The CCDF Plan also presents an opportunity for states to demonstrate the activities and services they are providing to meet the needs of low-income children and families. The Administration for Children and Families (ACF) makes Plans publicly available to many users including members of Congress, Congressional committees, State and local child care administrators, advocacy groups, researchers and the general public. For states looking for innovative ways to better meet the child care needs of families experiencing homelessness, the publication of the state plans serves as a clearinghouse of resources for states to replicate or customize to finetune their strategies to best support these families.

The 2019-2021 CCDF State Plans show that States have embraced the CCDF law and regulations with regard to serving families experiencing homelessness, making changes to policies and practice, including eligibility requirements, coordinating with partners, increasing access and providing professional development for those within the child care field to not only increase access to child care but also to ensure that families with children experiencing homelessness receive the support and services they need. These State Plans can be found here.

View other resources for early childhood homelessness here.


[1] Harvard University, Center on the Developing Child, Brain Architecture.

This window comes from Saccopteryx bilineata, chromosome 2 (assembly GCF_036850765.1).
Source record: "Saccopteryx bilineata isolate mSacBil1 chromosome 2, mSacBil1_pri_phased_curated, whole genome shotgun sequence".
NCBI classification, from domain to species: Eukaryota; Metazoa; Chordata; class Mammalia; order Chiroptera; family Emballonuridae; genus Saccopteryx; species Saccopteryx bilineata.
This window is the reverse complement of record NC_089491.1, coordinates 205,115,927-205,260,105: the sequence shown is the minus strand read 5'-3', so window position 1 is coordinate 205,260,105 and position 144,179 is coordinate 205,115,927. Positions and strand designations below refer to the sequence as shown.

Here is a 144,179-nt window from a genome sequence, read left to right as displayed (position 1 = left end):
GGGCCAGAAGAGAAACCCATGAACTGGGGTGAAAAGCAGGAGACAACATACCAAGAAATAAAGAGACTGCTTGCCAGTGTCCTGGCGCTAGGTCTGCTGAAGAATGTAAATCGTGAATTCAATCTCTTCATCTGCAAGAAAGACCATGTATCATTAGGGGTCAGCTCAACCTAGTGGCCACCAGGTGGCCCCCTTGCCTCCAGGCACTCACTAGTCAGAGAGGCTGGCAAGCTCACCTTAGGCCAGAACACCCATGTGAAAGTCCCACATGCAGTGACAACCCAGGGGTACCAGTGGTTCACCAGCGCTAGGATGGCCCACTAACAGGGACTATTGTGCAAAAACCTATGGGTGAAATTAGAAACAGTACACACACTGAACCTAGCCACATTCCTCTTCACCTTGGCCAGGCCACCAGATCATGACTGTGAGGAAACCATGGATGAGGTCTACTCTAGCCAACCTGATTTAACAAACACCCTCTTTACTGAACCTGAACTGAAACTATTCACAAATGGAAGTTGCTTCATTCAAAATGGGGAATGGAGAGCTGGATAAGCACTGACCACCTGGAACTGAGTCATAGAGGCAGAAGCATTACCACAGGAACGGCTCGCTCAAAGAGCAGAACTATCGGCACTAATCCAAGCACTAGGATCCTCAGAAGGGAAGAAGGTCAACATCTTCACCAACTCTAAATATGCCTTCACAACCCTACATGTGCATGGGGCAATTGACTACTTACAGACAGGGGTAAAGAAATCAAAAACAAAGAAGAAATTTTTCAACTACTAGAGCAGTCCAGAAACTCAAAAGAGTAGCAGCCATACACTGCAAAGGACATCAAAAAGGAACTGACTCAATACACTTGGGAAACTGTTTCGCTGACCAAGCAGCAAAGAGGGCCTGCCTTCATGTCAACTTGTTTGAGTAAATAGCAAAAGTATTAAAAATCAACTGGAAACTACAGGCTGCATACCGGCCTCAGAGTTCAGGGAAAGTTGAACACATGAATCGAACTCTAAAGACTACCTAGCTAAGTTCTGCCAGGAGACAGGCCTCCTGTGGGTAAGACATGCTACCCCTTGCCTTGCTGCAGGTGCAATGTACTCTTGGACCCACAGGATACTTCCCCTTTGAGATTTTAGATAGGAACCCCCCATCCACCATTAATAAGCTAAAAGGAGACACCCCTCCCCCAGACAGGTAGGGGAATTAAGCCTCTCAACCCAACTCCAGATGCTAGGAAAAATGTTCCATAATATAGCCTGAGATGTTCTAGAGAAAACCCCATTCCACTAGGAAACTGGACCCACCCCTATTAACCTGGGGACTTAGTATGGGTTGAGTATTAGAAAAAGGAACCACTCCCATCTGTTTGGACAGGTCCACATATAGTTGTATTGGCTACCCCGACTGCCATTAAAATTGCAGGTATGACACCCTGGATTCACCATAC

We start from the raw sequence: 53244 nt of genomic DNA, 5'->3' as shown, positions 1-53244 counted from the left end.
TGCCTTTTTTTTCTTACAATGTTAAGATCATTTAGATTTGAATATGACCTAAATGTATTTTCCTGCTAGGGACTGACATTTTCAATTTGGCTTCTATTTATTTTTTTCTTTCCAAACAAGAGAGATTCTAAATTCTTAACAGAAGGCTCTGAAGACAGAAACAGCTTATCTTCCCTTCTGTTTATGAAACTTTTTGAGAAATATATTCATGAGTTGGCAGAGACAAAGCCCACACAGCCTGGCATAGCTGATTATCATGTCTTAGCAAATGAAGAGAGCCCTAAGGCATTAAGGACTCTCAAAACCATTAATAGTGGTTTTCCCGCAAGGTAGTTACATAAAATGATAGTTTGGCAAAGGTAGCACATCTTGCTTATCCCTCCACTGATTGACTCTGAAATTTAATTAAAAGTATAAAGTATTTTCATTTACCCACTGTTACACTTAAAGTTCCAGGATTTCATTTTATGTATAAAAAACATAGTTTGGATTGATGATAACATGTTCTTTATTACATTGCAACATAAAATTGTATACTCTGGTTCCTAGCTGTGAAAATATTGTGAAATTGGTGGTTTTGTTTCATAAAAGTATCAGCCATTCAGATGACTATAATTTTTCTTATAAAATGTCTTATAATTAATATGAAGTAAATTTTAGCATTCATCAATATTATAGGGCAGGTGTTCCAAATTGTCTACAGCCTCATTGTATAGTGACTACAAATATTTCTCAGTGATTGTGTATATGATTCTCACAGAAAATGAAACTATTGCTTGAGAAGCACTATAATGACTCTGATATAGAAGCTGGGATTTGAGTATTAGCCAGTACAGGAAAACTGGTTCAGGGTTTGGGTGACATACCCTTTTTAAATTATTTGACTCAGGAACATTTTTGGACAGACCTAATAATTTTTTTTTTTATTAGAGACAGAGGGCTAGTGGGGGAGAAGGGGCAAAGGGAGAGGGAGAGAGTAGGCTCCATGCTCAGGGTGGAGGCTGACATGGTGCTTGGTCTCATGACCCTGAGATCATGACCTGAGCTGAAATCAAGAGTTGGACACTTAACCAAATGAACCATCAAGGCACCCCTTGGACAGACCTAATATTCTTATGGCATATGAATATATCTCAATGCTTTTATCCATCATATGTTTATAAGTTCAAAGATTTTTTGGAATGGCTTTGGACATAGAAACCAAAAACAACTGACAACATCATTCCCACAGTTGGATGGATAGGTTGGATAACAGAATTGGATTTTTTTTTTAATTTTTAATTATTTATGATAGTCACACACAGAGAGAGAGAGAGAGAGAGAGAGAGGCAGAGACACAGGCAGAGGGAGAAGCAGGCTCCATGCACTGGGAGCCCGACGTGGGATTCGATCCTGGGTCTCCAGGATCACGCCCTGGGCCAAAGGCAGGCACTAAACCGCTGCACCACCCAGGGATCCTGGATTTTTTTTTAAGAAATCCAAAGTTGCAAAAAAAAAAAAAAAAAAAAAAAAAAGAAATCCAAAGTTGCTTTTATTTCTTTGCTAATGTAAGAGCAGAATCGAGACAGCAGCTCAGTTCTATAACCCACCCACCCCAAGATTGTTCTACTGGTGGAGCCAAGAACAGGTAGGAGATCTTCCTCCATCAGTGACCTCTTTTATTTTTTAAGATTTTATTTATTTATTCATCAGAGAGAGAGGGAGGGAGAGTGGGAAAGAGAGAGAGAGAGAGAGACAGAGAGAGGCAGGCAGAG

Week of the Young Child is an annual week-long celebration with themed days hosted by NAEYC to spotlight early learning, young children, their teachers, families and communities. The themes are “Music Monday,” “Tasty Tuesday,” “Work Together Wednesday,” “Artsy Thursday” and “Family Friday.”

2019 art show at Chapel Hill Cooperative Preschool

For “Artsy Thursday,” Mati Vassallo, Family Support Bilingual Referral Counselor, visited Chapel Hill Cooperative Preschool where Kathryn, a 2-3 year old teacher, and Silva, a 3-5 year old teacher, shared how they celebrate through an annual children’s art show. They invited families, friends and the community to celebrate and explore the children’s creative expression.

“This art show is a celebration and a great example of the work we do here at the preschool. It aligns with our philosophy of celebrating each individual child, exploring their strengths and abilities and bringing out their best work,” said Kathryn.

2019 art show at Chapel Hill Cooperative Preschool

“It’s not only a time…to celebrate the richness of the children’s work and their creations, but it’s also really a time to celebrate art and to celebrate community. It goes so much beyond just the artistic creations in the way that it draws us and everyone together…That is something we really enjoy and love to do,” said Silva.

For “Family Friday”, Katie Thayer, UNC intern and Family Engagement Counselor, visited Director Ada Terry and Lead Teacher Crystal Boycher in the Durham PreK classroom at Childcare Network #57 to discuss their family engagement strategies. In addition to having a School Improvement Team and Parent Advisory Board, they send out daily newsletters, invite parents to volunteer, provide resources to families and host celebrations for their families and children.

Katie Thayer, UNC intern and Family Engagement Counselor, visited Director Ada Terry and Lead Teacher Crystal Boycher in the Durham PreK classroom at Childcare Network #57

Crystal’s favorite family engagement activity at Childcare Network #57 is asking the parents to help with school improvement plans, such as redoing the playground and painting the fence. “We also invite parents out to visit the classroom. For Week of the Young Child, we are doing an ice cream social on Friday,” said Crystal.

Save the date for next year’s Week of the Young Child April 13-17.